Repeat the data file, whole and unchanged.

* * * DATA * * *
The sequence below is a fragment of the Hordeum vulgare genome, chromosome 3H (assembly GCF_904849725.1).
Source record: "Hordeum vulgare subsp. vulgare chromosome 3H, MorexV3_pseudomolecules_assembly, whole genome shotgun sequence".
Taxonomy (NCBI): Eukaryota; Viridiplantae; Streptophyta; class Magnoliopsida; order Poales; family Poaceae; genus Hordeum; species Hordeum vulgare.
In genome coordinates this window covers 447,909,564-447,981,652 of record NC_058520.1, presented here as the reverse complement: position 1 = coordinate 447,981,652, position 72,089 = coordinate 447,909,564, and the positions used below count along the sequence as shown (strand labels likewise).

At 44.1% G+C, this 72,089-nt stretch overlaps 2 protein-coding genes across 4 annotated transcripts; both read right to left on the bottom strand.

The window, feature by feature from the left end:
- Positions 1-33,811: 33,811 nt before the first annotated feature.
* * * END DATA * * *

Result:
The sequence below is a fragment of the Hordeum vulgare genome, chromosome 3H (assembly GCF_904849725.1).
Source record: "Hordeum vulgare subsp. vulgare chromosome 3H, MorexV3_pseudomolecules_assembly, whole genome shotgun sequence".
Taxonomy (NCBI): Eukaryota; Viridiplantae; Streptophyta; class Magnoliopsida; order Poales; family Poaceae; genus Hordeum; species Hordeum vulgare.
In genome coordinates this window covers 447,909,564-447,981,652 of record NC_058520.1, presented here as the reverse complement: position 1 = coordinate 447,981,652, position 72,089 = coordinate 447,909,564, and the positions used below count along the sequence as shown (strand labels likewise).

At 44.1% G+C, this 72,089-nt stretch overlaps 2 protein-coding genes across 4 annotated transcripts; both read right to left on the bottom strand.

The window, feature by feature from the left end:
- Positions 1-33,811: 33,811 nt before the first annotated feature.